According to Harbin, the bottom line for retirees covered by the plan: If the reserves run out, retirees under 65 would see premiums that had ranged from nothing, for single coverage, to an average $276 a month for family coverage rise next year to between $310 and $515 a month.
According to Atwood, the bottom line for her: Rethinking her own plan for the future - a plan already made complicated by a bout with cancer.
"I could have retired seven years ago, when teachers and state employees can retire after 27 years of employment, but I decided to stay on, and one of the main reasons was that I was looking forward to the excellent coverage of the medical insurance plans as a retiree," Atwood said.
"Kentucky teachers, compared to other states, are not paid large salaries, but the state's retirement benefit plan has provided an incentive to retain current teachers and attract new teachers," she said. "But if the plan is not fully funded - as was promised in 2004 under House Bill 434 - then the incentive is gone and a lot of teachers are faced with a dilemma."
Her dilemma compounded by cancer
That dilemma is compounded for Atwood because of breast cancer that struck her a few years ago. She underwent a mastectomy, chemotherapy, research-based stem cell therapy and radiation. She said she used 175 of the 200 sick days she had accumulated at that time, noting that the state had paid 30 percent of her salary per sick day and that the sick days were included the formula calculating her retirement benefits.
She said she finds herself between a rock and a hard place.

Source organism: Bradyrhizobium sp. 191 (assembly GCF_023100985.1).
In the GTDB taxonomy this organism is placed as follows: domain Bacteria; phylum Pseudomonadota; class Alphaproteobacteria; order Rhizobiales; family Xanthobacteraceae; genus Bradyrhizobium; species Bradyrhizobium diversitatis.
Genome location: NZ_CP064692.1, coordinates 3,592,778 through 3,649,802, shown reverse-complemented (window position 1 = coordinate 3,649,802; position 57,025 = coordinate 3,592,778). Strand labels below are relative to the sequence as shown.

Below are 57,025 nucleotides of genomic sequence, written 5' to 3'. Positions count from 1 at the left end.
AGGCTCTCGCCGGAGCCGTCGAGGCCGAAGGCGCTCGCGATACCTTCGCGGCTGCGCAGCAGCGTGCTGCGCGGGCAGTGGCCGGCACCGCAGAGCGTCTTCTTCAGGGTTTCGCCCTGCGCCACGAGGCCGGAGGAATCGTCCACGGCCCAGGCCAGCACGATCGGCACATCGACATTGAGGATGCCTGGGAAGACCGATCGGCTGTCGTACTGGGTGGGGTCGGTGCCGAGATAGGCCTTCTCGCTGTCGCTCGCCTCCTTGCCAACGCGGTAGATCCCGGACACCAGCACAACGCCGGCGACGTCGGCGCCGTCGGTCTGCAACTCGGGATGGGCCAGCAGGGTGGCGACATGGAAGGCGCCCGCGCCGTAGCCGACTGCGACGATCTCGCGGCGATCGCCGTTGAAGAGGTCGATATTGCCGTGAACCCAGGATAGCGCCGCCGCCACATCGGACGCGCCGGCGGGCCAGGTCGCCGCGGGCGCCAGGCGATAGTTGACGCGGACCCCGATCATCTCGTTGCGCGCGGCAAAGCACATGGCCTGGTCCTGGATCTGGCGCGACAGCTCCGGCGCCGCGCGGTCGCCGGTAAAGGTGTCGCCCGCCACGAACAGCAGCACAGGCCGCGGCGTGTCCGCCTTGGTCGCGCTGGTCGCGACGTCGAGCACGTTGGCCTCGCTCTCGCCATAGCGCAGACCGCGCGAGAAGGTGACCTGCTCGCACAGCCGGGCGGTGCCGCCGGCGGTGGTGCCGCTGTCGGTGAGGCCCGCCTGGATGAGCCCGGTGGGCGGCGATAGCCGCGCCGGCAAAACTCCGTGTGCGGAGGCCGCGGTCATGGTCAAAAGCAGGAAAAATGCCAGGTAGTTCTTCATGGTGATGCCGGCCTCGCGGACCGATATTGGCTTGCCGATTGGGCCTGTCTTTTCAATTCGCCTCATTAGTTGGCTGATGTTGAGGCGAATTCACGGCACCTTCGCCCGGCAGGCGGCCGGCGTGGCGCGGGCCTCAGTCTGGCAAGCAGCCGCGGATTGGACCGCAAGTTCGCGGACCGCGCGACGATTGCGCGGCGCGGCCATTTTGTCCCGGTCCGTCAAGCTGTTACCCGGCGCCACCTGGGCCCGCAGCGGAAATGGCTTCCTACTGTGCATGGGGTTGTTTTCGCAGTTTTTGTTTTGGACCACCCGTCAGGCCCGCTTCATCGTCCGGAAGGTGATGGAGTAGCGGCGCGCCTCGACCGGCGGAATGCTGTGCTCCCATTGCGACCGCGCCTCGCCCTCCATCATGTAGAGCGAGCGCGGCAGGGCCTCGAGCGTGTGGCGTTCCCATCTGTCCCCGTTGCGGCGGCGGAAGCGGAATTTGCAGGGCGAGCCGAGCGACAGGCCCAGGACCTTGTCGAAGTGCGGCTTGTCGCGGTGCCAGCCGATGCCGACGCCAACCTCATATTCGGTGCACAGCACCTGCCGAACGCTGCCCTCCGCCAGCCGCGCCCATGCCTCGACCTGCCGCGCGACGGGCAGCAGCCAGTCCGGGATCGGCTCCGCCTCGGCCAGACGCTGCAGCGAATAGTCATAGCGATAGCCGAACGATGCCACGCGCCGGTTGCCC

"If nothing is done to provide adequate funding for the plan, I wouldn't be able to do as other retirees would do and find cheaper plans than the state offers because I wouldn't be accepted due to my prior condition, my cancer," she said.
"So I may have to consider postponing my retirement, waiting until I'm older and qualify for lower premiums under the state plan and, then at 65, go on Medicare."
Meanwhile, Bob Davenport, executive director of the Kentucky Retired Teachers Association, said that charging higher premiums will put a dent in retirees' benefits.
"The average pension for a retired teacher is $1,800 a month, and premiums of up to $515 a month would definitely put a bite into that fixed income," Davenport said.
Davenport is calling for all members of his association to lobby both the governor and their lawmakers to add the funding necessary to keep the insurance plan afloat.
There are 24,275 KRTA members statewide and 686 in the five-county area, including 205 in Boyle; 112 in Casey; 65 in Garrard; 186 in Lincoln; and 118 in Mercer. From 65 percent (Garrard) to 95 percent (Lincoln) of retired teachers are members of the association.
The Associated Press also contributed to this report.